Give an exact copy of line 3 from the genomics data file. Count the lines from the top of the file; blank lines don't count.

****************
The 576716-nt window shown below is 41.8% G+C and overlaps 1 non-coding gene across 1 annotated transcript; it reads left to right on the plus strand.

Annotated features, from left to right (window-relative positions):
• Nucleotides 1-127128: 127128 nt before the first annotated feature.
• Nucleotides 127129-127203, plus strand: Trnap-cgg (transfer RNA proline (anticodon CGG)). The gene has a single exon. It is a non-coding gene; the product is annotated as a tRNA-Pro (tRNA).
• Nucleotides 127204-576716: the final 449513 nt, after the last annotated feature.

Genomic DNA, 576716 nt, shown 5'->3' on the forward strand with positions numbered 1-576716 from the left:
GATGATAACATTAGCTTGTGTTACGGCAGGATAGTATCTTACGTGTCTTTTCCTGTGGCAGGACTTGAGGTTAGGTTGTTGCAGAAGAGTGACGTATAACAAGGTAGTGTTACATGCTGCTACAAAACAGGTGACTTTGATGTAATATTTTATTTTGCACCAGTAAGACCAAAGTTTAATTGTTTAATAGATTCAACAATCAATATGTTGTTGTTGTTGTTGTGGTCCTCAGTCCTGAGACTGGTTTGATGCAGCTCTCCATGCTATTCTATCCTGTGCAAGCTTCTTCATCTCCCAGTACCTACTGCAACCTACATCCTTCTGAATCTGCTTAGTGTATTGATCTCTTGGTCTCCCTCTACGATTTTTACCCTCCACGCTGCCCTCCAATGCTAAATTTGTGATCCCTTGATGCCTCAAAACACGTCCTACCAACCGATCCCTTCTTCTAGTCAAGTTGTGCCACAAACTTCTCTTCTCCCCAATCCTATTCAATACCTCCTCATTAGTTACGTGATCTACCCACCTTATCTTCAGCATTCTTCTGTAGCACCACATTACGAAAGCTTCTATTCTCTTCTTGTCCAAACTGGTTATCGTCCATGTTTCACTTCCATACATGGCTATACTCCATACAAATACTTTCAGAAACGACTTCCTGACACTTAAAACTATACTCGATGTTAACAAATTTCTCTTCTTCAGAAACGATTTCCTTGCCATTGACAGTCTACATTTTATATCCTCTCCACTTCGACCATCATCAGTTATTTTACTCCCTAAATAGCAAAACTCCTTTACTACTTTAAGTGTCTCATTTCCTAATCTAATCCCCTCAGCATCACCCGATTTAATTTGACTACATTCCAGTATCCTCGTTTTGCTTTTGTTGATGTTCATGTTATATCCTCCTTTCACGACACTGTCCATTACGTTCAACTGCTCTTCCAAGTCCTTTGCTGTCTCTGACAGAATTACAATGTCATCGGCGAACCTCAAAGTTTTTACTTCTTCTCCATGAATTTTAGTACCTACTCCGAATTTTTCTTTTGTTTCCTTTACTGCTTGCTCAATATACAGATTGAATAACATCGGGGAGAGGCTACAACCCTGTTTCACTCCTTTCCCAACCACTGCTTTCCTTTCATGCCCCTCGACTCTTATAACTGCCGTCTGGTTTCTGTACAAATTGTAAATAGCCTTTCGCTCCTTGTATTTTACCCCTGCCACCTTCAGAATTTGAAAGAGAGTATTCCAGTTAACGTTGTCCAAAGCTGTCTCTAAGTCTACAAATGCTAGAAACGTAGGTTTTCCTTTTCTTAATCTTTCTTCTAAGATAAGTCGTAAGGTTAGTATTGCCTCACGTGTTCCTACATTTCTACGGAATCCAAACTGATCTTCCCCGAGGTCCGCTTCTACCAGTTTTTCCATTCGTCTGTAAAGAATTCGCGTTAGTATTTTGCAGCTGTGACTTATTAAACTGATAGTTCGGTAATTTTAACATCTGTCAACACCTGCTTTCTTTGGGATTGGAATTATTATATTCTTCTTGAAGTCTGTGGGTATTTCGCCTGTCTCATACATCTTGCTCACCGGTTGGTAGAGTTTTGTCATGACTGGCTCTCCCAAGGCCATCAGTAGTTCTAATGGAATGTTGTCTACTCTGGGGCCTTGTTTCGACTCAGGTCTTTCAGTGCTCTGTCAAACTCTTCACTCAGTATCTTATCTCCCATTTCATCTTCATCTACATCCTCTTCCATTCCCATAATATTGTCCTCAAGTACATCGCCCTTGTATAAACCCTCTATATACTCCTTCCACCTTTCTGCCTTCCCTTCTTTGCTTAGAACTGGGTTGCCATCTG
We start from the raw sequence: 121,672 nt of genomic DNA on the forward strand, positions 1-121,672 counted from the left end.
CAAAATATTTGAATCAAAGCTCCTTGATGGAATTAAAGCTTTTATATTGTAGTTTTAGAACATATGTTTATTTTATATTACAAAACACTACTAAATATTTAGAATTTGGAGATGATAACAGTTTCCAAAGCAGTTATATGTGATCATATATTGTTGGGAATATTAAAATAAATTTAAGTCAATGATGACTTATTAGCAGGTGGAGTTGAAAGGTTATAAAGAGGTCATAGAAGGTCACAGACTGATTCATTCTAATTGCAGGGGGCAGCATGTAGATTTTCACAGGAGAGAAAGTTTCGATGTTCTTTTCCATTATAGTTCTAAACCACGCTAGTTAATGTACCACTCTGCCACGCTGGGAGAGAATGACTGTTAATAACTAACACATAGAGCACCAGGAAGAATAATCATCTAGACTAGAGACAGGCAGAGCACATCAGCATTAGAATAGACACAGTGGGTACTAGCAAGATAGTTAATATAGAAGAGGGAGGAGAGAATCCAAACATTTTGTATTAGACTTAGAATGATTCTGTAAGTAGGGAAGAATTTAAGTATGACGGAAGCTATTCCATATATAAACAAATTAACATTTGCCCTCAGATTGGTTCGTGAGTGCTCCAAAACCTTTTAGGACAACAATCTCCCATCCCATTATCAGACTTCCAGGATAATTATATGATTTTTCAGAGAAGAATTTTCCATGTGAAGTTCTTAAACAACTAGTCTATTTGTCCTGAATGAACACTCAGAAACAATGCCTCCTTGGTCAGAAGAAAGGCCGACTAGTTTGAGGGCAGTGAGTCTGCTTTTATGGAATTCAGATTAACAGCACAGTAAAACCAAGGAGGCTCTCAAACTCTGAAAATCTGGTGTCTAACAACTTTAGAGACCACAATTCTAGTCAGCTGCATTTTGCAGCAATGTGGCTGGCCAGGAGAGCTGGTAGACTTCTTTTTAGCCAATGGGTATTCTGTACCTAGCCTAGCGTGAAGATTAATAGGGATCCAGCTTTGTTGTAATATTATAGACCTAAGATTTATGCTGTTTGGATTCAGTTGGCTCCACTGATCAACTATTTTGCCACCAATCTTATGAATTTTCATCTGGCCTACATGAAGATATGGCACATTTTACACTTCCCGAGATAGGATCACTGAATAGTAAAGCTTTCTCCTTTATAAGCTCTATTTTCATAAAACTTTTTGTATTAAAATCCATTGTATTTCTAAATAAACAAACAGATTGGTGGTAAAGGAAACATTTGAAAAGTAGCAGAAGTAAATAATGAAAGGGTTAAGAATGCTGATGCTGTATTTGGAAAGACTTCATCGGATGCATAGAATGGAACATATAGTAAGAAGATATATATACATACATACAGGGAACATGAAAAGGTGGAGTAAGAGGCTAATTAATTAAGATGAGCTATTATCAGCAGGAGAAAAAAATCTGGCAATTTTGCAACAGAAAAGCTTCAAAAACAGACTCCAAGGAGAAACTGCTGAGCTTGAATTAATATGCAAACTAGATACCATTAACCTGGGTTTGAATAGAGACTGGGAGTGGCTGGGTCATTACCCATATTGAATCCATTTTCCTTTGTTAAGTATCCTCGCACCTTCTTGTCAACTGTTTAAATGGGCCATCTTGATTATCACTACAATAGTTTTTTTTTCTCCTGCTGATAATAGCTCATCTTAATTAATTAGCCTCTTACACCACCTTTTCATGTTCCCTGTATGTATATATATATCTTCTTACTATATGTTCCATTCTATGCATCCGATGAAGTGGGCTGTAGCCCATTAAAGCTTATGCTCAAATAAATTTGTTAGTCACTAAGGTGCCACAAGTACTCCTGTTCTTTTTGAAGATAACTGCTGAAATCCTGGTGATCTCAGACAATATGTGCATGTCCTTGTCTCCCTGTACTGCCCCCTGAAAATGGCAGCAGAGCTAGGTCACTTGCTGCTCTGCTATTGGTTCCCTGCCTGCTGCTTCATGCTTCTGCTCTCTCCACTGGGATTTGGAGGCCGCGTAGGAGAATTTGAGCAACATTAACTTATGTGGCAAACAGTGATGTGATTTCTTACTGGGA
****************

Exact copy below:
• Nucleotides 1-127128: 127128 nt before the first annotated feature.